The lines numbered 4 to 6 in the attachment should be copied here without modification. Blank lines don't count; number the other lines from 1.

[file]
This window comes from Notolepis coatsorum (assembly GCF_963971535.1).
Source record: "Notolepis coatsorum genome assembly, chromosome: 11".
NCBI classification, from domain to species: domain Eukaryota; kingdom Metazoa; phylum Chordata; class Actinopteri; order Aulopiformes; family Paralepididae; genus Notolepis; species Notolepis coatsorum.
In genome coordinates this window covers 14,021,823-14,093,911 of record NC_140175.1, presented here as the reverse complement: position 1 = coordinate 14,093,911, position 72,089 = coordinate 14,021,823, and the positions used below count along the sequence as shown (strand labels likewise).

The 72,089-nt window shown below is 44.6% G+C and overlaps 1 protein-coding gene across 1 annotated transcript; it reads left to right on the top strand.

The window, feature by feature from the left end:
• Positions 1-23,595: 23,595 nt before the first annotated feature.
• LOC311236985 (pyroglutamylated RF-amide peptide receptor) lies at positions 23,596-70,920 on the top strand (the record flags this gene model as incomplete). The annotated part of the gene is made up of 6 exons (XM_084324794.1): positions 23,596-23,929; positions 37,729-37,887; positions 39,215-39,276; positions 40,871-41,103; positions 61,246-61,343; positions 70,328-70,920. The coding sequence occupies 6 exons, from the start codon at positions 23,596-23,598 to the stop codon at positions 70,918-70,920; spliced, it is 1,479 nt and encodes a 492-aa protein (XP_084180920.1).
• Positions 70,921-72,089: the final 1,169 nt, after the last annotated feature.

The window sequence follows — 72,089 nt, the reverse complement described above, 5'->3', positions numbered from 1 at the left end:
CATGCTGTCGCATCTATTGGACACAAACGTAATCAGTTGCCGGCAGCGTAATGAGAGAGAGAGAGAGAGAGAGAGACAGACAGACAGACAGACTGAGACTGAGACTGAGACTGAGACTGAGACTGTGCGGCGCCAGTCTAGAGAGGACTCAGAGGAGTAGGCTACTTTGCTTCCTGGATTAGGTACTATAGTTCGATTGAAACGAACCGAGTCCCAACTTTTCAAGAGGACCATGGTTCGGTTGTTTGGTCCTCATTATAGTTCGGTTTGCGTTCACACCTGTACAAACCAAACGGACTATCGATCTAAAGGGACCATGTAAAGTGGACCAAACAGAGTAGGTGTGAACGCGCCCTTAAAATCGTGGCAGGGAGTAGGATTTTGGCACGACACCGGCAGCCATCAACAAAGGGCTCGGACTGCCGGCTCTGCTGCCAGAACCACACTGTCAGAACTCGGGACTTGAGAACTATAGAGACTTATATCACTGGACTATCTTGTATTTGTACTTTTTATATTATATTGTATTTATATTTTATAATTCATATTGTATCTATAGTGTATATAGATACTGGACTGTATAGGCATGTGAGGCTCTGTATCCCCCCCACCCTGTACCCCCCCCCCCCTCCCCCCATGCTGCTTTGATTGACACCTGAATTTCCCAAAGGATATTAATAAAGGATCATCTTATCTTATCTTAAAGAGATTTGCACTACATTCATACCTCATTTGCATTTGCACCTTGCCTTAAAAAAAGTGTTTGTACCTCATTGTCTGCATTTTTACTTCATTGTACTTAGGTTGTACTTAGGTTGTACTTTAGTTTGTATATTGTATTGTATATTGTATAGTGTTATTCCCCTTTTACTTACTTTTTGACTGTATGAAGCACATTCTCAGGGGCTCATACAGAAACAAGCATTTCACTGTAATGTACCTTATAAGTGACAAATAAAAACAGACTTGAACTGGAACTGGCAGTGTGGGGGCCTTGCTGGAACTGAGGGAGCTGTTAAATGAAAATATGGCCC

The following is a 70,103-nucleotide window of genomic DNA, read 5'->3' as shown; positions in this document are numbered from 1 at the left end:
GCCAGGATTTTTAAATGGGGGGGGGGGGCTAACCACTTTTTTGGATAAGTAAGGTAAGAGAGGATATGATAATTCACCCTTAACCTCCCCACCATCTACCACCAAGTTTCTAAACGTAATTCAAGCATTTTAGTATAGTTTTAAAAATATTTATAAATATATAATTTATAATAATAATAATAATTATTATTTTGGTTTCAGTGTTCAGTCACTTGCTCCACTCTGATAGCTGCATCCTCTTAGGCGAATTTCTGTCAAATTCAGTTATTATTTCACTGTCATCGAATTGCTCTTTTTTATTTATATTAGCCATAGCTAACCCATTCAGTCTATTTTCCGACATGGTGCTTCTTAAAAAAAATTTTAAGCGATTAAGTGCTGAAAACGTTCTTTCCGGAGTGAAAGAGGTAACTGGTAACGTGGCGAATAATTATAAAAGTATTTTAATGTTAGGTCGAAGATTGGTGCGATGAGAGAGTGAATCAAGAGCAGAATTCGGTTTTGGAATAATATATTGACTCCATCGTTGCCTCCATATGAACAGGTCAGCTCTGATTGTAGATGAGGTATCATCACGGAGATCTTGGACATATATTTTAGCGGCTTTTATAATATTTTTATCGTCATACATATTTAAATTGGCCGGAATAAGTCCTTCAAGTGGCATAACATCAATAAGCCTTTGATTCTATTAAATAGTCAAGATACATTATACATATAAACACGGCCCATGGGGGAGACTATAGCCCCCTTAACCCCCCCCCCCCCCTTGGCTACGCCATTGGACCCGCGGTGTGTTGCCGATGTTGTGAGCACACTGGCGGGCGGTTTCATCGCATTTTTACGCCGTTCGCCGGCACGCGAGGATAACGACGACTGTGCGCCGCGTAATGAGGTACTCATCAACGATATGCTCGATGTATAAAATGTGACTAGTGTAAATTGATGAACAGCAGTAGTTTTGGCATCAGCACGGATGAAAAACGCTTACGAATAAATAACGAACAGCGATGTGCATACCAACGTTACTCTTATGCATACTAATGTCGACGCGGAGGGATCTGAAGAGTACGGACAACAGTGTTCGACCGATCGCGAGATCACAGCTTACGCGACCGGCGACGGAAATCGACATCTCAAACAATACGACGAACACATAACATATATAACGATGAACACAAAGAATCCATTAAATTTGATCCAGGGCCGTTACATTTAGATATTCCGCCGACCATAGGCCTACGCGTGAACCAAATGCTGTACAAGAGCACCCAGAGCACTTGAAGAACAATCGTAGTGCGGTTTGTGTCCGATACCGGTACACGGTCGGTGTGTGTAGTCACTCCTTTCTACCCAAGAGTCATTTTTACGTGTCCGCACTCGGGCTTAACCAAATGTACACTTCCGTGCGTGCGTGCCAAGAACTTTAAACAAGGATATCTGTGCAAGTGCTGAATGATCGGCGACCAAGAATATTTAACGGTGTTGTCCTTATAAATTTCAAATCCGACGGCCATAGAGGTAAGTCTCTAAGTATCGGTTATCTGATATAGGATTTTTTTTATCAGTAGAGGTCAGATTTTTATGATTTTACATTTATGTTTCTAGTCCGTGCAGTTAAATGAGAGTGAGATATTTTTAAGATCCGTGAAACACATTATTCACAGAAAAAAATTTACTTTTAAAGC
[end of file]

In genome coordinates this window covers 14,021,823-14,093,911 of record NC_140175.1, presented here as the reverse complement: position 1 = coordinate 14,093,911, position 72,089 = coordinate 14,021,823, and the positions used below count along the sequence as shown (strand labels likewise).

The 72,089-nt window shown below is 44.6% G+C and overlaps 1 protein-coding gene across 1 annotated transcript; it reads left to right on the top strand.

The window, feature by feature from the left end: